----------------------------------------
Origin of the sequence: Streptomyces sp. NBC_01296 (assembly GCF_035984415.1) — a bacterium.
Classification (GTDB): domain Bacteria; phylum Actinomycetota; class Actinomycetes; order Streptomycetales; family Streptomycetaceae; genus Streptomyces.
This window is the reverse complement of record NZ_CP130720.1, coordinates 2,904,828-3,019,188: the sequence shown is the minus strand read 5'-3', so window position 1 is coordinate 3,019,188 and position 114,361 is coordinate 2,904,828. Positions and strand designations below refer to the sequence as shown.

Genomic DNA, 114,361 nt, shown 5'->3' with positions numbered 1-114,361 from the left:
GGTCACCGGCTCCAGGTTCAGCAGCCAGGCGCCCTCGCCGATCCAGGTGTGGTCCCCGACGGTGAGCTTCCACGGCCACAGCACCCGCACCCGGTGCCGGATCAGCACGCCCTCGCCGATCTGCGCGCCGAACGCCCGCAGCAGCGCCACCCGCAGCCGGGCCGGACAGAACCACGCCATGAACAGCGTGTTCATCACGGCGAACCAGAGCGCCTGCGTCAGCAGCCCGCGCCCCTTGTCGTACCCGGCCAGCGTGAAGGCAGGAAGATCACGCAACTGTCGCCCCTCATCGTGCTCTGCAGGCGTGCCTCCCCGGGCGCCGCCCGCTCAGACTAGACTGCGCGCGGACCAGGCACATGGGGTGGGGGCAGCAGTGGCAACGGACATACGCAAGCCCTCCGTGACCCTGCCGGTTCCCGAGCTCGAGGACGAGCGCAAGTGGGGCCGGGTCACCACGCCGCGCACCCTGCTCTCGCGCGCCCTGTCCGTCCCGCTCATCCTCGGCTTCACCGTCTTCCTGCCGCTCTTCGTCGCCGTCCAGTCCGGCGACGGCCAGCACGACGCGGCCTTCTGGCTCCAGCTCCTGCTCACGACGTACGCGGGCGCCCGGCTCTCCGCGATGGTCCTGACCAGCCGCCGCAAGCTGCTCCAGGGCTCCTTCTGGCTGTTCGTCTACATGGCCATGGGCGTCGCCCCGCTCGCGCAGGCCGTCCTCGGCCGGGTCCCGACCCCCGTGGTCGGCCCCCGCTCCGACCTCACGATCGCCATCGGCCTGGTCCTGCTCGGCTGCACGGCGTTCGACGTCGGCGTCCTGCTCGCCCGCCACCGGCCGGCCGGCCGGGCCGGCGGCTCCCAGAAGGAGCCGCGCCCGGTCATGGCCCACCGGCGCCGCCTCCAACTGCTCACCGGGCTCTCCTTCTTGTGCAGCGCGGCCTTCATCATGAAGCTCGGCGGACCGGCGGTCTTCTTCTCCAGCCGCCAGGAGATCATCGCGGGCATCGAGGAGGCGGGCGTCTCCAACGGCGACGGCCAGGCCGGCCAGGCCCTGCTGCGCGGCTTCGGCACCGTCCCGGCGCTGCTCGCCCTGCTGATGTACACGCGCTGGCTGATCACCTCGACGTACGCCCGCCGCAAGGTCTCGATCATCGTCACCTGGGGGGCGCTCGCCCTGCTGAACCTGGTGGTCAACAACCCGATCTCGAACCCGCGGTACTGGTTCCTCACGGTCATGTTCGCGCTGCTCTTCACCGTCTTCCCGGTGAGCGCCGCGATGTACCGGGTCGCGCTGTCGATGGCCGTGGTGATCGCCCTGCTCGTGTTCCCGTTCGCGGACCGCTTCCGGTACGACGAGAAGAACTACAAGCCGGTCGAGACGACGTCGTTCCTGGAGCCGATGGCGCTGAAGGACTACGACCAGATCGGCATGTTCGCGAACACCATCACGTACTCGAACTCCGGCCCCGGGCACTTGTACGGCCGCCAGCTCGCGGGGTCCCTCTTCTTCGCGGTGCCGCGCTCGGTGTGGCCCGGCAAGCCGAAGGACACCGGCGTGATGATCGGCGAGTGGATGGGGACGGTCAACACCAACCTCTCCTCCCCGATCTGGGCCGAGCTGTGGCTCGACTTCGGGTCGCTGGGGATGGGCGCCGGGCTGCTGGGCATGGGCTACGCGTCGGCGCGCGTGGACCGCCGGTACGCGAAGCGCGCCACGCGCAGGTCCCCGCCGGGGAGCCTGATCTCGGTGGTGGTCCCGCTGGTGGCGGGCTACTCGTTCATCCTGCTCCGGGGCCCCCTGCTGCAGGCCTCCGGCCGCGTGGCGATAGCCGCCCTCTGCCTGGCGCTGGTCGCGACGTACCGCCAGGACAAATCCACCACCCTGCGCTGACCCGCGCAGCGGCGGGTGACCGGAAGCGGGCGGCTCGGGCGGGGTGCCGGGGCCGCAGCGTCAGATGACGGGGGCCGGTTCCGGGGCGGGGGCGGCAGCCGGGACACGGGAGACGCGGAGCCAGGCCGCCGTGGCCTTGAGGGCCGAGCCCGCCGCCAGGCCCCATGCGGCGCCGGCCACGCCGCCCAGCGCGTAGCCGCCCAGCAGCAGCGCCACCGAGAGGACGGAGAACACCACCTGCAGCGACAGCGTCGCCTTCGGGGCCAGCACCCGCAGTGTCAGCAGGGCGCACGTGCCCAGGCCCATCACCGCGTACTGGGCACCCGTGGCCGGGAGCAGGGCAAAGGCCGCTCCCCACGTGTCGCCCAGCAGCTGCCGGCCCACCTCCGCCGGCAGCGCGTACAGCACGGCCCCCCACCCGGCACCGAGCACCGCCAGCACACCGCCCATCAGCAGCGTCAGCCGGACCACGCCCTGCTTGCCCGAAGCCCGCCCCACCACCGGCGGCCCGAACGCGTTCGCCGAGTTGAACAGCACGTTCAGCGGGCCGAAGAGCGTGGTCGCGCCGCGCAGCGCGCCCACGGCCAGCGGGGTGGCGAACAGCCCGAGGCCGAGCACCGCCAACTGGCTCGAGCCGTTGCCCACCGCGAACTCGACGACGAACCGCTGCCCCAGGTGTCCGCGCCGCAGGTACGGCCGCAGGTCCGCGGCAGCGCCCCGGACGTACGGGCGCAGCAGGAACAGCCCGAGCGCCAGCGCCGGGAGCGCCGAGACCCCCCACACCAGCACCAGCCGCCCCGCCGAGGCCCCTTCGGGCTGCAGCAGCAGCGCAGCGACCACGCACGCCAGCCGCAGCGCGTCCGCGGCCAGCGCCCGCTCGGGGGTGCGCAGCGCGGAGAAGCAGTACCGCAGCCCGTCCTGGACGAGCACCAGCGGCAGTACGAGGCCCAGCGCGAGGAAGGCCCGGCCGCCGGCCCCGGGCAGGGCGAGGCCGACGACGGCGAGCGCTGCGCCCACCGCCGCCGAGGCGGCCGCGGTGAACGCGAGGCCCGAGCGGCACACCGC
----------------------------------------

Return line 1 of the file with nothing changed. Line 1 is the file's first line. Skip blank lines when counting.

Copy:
Origin of the sequence: Streptomyces sp. NBC_01296 (assembly GCF_035984415.1) — a bacterium.